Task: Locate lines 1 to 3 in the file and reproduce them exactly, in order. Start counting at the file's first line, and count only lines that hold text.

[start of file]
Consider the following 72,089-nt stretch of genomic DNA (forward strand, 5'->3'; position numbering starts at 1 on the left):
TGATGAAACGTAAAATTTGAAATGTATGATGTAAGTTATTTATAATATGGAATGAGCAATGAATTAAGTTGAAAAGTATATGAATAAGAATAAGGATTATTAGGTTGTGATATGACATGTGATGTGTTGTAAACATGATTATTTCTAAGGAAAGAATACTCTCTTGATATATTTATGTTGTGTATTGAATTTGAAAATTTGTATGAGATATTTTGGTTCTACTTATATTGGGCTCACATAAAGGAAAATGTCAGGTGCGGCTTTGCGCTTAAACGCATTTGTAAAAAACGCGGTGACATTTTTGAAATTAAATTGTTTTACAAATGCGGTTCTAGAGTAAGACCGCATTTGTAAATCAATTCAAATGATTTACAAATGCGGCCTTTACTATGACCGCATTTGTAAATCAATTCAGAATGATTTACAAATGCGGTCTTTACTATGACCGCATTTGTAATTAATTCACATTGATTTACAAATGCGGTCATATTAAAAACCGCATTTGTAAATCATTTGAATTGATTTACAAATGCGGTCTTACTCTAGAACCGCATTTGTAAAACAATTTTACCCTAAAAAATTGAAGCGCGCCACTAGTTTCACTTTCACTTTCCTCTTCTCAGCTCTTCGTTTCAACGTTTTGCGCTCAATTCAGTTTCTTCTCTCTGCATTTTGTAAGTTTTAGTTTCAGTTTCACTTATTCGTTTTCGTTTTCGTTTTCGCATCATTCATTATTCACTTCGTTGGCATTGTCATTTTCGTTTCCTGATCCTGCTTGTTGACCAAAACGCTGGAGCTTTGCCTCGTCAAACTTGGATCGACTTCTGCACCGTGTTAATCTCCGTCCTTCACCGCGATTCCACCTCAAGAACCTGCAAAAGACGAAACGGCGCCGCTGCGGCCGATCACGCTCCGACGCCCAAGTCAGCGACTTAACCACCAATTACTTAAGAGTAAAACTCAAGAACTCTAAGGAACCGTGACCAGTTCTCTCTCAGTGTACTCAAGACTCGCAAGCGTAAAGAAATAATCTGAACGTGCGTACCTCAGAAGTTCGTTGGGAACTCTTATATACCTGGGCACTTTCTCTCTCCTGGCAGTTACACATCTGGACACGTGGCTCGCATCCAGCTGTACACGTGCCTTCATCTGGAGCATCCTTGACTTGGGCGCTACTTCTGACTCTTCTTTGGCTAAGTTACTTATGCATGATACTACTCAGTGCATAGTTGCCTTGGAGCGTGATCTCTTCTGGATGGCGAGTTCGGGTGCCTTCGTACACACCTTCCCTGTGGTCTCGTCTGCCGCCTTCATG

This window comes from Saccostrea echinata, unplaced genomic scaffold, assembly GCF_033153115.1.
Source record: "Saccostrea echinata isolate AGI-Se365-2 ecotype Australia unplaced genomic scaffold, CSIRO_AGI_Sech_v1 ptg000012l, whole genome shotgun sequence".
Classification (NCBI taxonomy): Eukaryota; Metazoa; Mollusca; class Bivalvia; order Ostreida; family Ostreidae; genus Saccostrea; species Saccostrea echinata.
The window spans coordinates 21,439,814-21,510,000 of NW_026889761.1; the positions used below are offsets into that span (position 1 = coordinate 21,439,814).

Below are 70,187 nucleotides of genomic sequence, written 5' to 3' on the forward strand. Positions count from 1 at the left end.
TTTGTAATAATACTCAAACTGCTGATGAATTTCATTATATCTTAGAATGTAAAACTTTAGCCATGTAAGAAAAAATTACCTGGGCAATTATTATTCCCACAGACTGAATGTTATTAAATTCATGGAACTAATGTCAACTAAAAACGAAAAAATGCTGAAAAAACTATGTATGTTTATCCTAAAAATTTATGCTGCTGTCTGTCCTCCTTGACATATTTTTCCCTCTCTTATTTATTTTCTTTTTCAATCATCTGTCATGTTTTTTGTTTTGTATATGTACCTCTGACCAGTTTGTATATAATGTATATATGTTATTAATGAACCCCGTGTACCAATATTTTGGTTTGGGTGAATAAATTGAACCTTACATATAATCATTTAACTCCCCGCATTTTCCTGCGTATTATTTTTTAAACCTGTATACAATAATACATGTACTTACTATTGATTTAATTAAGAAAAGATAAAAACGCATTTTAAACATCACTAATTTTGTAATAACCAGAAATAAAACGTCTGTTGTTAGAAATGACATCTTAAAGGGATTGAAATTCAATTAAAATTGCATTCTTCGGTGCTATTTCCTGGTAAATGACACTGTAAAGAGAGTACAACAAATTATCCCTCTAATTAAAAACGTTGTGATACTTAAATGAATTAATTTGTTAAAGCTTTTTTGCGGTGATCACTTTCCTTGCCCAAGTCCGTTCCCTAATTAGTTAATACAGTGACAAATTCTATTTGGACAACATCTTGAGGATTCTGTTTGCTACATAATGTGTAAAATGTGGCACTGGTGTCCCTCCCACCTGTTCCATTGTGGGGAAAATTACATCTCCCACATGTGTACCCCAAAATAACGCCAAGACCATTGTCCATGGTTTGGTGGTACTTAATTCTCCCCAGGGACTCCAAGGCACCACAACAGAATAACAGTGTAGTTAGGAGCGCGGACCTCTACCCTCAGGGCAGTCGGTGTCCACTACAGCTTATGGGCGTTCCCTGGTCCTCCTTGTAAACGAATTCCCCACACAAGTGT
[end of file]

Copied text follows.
Consider the following 72,089-nt stretch of genomic DNA (forward strand, 5'->3'; position numbering starts at 1 on the left):
TGATGAAACGTAAAATTTGAAATGTATGATGTAAGTTATTTATAATATGGAATGAGCAATGAATTAAGTTGAAAAGTATATGAATAAGAATAAGGATTATTAGGTTGTGATATGACATGTGATGTGTTGTAAACATGATTATTTCTAAGGAAAGAATACTCTCTTGATATATTTATGTTGTGTATTGAATTTGAAAATTTGTATGAGATATTTTGGTTCTACTTATATTGGGCTCACATAAAGGAAAATGTCAGGTGCGGCTTTGCGCTTAAACGCATTTGTAAAAAACGCGGTGACATTTTTGAAATTAAATTGTTTTACAAATGCGGTTCTAGAGTAAGACCGCATTTGTAAATCAATTCAAATGATTTACAAATGCGGCCTTTACTATGACCGCATTTGTAAATCAATTCAGAATGATTTACAAATGCGGTCTTTACTATGACCGCATTTGTAATTAATTCACATTGATTTACAAATGCGGTCATATTAAAAACCGCATTTGTAAATCATTTGAATTGATTTACAAATGCGGTCTTACTCTAGAACCGCATTTGTAAAACAATTTTACCCTAAAAAATTGAAGCGCGCCACTAGTTTCACTTTCACTTTCCTCTTCTCAGCTCTTCGTTTCAACGTTTTGCGCTCAATTCAGTTTCTTCTCTCTGCATTTTGTAAGTTTTAGTTTCAGTTTCACTTATTCGTTTTCGTTTTCGTTTTCGCATCATTCATTATTCACTTCGTTGGCATTGTCATTTTCGTTTCCTGATCCTGCTTGTTGACCAAAACGCTGGAGCTTTGCCTCGTCAAACTTGGATCGACTTCTGCACCGTGTTAATCTCCGTCCTTCACCGCGATTCCACCTCAAGAACCTGCAAAAGACGAAACGGCGCCGCTGCGGCCGATCACGCTCCGACGCCCAAGTCAGCGACTTAACCACCAATTACTTAAGAGTAAAACTCAAGAACTCTAAGGAACCGTGACCAGTTCTCTCTCAGTGTACTCAAGACTCGCAAGCGTAAAGAAATAATCTGAACGTGCGTACCTCAGAAGTTCGTTGGGAACTCTTATATACCTGGGCACTTTCTCTCTCCTGGCAGTTACACATCTGGACACGTGGCTCGCATCCAGCTGTACACGTGCCTTCATCTGGAGCATCCTTGACTTGGGCGCTACTTCTGACTCTTCTTTGGCTAAGTTACTTATGCATGATACTACTCAGTGCATAGTTGCCTTGGAGCGTGATCTCTTCTGGATGGCGAGTTCGGGTGCCTTCGTACACACCTTCCCTGTGGTCTCGTCTGCCGCCTTCATG

This window comes from Saccostrea echinata, unplaced genomic scaffold, assembly GCF_033153115.1.